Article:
Accepted in lieu of Inheritance Tax by H M Government from the estate of Sir John Swinton and allocated to National Museums Scotland, 2021. The acceptance of this collection settled £2,267,370 of tax.
Brought back from India in 1766, the collection was formed by Captain Archibald Swinton (1731-1804) while in Bengal in northeast India between 1752 and 1766.
The large paintings depict the Nawabs who were ruling Bengal at that time. When Swinton first met them, they were the local rulers under Mughal sovereignty. Subsequently, they came under British rule. The paintings are believed to have been given as diplomatic gifts during this period of transfer of power.
The paintings form an excellent historical source and contextualise the period. Their lavish decoration in minute detail of clothing and landscapes, set against rich gold and silver backgrounds, feature court scenes, a royal procession on horseback and evening entertainment with music and dance. Painted in the Indian miniature style, which is renowned for its beauty, finesse and highly detailed representations, these paintings have been executed meticulously with delicate brushwork.
An Edinburgh-trained surgeon, Archibald Swinton travelled to Madras (now Chennai) in 1752 and secured a position as an army surgeon. He served in the East India Company’s army at the beginning of its military expansion in India. Subsequently, with his Persian language skills and familiarity with local customs, he became an interpreter for the East India Company and on several occasions was sent as an emissary to negotiate with local rulers, including the Mughal emperor Shah Alam II. Swinton was instrumental in the signing of the Treaty of Allahabad in 1765 (following the Battle of Buxar) by Major-General Robert Clive and Shah Alam II. This event marked the formalisation of British rule in India.
The Swinton collection will add to the understanding of this period of British imperial expansion in India and will enable the telling of early Scottish-Indian encounters, through which we can explore Scotland’s historical relationship with the world and its legacies today.
Edward Harley, OBE, Chairman, Acceptance in Lieu Panel, said:
“I am delighted that the Archibald Swinton collection has been acquired through the Acceptance in Lieu Scheme by National Museums Scotland. These paintings and lacquer work are Mughal in origin and date to the 18th century; they are believed to have come into Swinton’s possession as diplomatic gifts. With rich decoration and elegant composition, the pictures are a testament to the skilled craft and precision of their respective artists. I hope that this example will encourage others to use the scheme to find a place for great art in our national collections.”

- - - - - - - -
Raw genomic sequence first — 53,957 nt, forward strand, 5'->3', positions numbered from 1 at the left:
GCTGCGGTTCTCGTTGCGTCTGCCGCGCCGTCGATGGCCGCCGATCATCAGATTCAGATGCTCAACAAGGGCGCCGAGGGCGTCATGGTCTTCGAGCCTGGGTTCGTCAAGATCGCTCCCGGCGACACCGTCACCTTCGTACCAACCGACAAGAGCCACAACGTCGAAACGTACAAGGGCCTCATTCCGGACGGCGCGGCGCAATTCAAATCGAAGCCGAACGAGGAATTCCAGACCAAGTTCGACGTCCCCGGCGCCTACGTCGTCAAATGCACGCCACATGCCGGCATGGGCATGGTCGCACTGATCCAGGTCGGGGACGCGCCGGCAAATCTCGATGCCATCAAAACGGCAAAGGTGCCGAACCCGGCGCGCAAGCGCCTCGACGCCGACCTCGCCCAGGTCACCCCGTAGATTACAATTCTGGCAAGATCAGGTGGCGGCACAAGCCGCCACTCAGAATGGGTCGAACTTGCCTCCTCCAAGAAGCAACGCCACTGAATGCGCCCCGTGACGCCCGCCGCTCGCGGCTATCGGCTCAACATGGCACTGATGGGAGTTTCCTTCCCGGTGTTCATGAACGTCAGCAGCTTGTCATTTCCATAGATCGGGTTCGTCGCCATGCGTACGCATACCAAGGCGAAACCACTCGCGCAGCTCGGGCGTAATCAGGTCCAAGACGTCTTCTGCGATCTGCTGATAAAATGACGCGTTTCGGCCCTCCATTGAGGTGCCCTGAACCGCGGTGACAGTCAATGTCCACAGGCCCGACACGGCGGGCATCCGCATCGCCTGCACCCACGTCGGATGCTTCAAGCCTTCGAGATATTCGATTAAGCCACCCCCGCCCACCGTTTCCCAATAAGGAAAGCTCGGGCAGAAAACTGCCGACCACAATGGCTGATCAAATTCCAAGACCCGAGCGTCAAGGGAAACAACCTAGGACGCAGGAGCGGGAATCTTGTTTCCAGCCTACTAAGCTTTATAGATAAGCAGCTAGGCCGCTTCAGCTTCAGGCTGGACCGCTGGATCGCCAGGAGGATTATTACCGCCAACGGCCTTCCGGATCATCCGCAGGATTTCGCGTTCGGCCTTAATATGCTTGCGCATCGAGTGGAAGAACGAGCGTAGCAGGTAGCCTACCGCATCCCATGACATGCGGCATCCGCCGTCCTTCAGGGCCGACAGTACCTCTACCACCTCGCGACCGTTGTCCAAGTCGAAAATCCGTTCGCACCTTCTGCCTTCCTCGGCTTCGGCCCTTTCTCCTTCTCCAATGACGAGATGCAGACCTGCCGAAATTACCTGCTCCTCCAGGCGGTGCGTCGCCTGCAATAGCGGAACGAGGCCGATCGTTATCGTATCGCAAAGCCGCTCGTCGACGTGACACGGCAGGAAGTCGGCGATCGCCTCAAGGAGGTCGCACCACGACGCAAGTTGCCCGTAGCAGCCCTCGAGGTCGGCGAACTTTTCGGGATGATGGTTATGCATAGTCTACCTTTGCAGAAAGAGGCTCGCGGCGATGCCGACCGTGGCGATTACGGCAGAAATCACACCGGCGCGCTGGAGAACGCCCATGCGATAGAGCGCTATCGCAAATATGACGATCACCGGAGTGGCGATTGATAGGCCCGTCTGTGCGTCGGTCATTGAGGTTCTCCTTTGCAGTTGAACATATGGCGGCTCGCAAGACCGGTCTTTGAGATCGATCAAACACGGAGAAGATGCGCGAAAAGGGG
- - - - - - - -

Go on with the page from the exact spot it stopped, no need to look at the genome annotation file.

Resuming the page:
Friederike Voigt, Principal Curator Middle East & South Asia, National Museums Scotland said:
“I am thrilled that this remarkable collection of 18th century paintings and lacquer work has been saved for the nation under the Acceptance in Lieu scheme.
“The Archibald Swinton collection is of exceptional historical and art historical significance and will make an outstanding addition to the South Asian collections at National Museums Scotland.
“We look forward to preserving, researching and displaying this exceptional material for the benefit of all our visitors.”
Naina Minhas, Manager of NKS Ltd, who are working with National Museums Scotland on heritage outreach projects, commented,
"I have a very positive outlook on the South Asian collections of paintings and objects at the National Museum of Scotland in Edinburgh. The Archibald Swinton Collection showcases and tells a story of South Asian culture, history and heritage of the 18th century. Moreover, it gives us, especially the South Asian diaspora, an opportunity to revisit and reinterpret history as we see and understand it from our perspective, in collaboration with diverse communities here in Scotland".
24 June 2021
Further information from Susan Gray, Press Office, email firstname.lastname@example.org
Notes to Editors
- National Museums Scotland is one of the leading museum groups in the UK and Europe and it looks after collections of national and international importance. The organisation provides loans, partnerships, research and training in Scotland and internationally. Our individual museums are the National Museum of Scotland, the National Museum of Flight, the National Museum of Rural Life and the National War Museum. The National Museums Collection Centre in Edinburgh houses conservation and research facilities as well as collections not currently on display.
- Bheireadh Oifis nam Meadhanan eadar-theangachadh Gàidhlig den bhrath-naidheachd seachad do bhuidhinn mheadhanan bharantaichte. Cuiribh fios do dh'Oifis nam Meadhanan airson bruidhinn air cinn-latha freagarrach.
- The acceptance of this collection settled £2,267,370 of tax.
The Acceptance in Lieu scheme is administered by the Arts Council. The Acceptance in Lieu Panel, chaired by Edward Harley OBE, advises on whether property offered in lieu is of suitable importance and offered at a value which is fair to both nation and taxpayer. AIL allows those who have a bill to Inheritance Tax to pay the tax by transferring important cultural, scientific or historic objects to the nation. Material accepted under the scheme is allocated to public collections and is available for all. In the last decade this important government initiative has brought £423m worth of treasures into public ownership for the enjoyment of all - see more at: https://www.artscouncil.org.uk/tax-incentives/acceptance-lieu#section-1